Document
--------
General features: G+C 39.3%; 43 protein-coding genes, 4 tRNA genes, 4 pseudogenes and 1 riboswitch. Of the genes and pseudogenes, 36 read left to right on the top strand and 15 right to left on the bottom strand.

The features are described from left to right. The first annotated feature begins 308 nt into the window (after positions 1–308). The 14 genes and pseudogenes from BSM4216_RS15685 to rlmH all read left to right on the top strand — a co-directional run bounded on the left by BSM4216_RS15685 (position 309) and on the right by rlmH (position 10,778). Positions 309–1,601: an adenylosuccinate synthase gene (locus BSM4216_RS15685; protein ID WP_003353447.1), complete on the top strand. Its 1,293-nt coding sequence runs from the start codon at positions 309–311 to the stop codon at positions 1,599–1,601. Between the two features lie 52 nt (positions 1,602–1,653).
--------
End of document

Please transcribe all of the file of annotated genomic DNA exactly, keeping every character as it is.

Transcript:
General features: G+C 39.3%; 43 protein-coding genes, 4 tRNA genes, 4 pseudogenes and 1 riboswitch. Of the genes and pseudogenes, 36 read left to right on the top strand and 15 right to left on the bottom strand.

The features are described from left to right. The first annotated feature begins 308 nt into the window (after positions 1–308). The 14 genes and pseudogenes from BSM4216_RS15685 to rlmH all read left to right on the top strand — a co-directional run bounded on the left by BSM4216_RS15685 (position 309) and on the right by rlmH (position 10,778). Positions 309–1,601: an adenylosuccinate synthase gene (locus BSM4216_RS15685; protein ID WP_003353447.1), complete on the top strand. Its 1,293-nt coding sequence runs from the start codon at positions 309–311 to the stop codon at positions 1,599–1,601. Between the two features lie 52 nt (positions 1,602–1,653).